Life has persisted for about 3.5 billion years (Gy) despite fluctuating environmental pressures and the aging and mortality of individuals. The disposable soma theory (DST) notoriously contributes to explain this persistence for lineages with a clear soma/germen distinction. Beyond such lineages however, the phylogenetic scope of application of the DST is less obvious. Typically, the DST is not expected to explain the survival of microbial species that comprise single-celled organisms apparently lacking a germen/soma distinction. Here, we present an evolutionary argument that generalizes the explanatory scope of DST to the entire microbial world and provides a novel characterization of the deep molecular and evolutionary roots supporting this expanded disposable soma theory of aging. Specifically, we argue that the germen/soma distinction arose early in evolution and identify DNA semi-conservative replication as a critical process through which two forms of rejuvenation could have evolved in the first microbes. Our hypothesis has fundamental and practical implications. First, whereas unicellular organisms were long thought of as potentially immortal, we suggest instead that all unicellular individuals (prokaryotes or protists alike) are very likely to age, either replicatively or physiologically, or both. Second, our theory introduces a profound reconsideration of microbial individuality, whereby, all microbial individuals, as seen by natural selection, present an obligate transient germen/soma distinction during their life cycles. Third, our work promotes the study of cellular division in prokaryotes and in protist mitosis to illuminate the evolutionary origin of the soma and germen division, traditionally studied in animals. These ideas set the stage for progress in the evolutionary theory of aging from a heretofore overlooked microbial perspective.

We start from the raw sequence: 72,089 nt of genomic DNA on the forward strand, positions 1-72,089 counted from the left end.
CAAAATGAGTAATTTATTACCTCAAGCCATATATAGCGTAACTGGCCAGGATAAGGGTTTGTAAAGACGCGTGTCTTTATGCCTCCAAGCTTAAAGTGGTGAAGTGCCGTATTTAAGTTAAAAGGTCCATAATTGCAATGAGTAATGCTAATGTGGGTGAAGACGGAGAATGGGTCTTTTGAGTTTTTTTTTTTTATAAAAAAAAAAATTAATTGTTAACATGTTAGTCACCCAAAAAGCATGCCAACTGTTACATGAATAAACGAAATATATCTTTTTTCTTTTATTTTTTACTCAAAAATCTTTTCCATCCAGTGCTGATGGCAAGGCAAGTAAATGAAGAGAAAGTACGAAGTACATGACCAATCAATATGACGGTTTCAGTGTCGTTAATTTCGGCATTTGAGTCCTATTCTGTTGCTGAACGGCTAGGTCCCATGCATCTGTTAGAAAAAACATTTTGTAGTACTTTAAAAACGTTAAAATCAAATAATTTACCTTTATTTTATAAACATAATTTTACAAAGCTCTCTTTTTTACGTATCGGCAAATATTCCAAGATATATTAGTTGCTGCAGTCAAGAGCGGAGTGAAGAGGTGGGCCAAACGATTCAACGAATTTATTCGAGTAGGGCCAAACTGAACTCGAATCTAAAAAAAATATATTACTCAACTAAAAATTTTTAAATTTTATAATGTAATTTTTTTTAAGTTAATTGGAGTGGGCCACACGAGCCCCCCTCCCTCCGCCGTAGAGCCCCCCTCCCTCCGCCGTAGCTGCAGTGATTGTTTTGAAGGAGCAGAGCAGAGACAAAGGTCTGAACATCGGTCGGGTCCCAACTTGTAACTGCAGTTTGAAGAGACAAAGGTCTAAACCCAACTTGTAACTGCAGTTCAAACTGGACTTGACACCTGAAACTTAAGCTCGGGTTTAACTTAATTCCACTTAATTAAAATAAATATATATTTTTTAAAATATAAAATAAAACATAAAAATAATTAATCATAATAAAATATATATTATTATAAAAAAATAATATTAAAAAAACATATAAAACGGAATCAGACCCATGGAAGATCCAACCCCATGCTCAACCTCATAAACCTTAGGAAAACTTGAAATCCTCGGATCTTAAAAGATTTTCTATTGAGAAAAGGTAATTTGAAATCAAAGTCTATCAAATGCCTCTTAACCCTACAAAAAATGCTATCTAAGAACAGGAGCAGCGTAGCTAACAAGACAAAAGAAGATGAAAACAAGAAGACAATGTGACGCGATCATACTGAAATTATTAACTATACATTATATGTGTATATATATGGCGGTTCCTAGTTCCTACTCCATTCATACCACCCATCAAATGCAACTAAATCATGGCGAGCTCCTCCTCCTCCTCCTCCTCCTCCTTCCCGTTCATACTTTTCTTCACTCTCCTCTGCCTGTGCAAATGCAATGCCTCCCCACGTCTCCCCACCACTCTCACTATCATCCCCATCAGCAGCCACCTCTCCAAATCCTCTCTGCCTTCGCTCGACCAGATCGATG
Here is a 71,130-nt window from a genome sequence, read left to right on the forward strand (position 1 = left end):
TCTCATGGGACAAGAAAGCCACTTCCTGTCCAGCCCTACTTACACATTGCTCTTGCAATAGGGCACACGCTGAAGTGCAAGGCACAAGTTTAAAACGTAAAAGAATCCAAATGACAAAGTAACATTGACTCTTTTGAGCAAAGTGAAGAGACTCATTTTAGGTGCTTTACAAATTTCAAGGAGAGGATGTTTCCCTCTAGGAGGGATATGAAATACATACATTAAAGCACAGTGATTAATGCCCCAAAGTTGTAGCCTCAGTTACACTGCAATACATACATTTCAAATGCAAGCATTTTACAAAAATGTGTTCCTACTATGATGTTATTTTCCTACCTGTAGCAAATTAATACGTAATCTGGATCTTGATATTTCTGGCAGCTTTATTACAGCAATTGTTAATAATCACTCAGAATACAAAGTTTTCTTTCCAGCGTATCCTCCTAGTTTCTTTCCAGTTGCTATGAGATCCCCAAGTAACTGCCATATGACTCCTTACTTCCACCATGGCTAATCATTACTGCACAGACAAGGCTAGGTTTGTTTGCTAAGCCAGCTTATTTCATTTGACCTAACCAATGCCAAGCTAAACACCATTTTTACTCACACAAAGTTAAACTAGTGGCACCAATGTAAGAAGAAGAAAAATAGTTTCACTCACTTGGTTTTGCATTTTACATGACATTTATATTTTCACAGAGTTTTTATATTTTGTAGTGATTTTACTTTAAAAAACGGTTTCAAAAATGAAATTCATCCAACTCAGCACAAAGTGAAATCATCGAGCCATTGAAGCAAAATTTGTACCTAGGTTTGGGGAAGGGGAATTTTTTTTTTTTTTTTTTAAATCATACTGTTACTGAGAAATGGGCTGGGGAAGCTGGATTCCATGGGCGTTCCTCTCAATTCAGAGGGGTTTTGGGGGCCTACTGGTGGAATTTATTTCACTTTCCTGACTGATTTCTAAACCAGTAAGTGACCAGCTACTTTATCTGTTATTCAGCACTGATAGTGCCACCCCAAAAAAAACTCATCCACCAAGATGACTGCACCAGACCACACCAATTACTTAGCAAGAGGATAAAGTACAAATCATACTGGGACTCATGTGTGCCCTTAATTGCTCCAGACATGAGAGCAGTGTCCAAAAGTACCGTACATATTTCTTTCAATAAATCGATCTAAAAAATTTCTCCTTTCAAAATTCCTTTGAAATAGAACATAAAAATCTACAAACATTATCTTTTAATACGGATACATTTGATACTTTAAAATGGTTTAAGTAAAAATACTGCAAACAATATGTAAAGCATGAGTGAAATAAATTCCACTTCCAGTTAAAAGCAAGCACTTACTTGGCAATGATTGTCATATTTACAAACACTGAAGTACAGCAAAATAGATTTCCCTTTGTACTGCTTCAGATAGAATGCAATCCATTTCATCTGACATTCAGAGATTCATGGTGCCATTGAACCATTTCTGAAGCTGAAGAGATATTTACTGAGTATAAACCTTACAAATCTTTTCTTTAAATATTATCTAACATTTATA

All Science Journal Classification (ASJC) codes
- Molecular Biology
- Asymmetric cell division
- DNA replication
- Disposable Soma Theory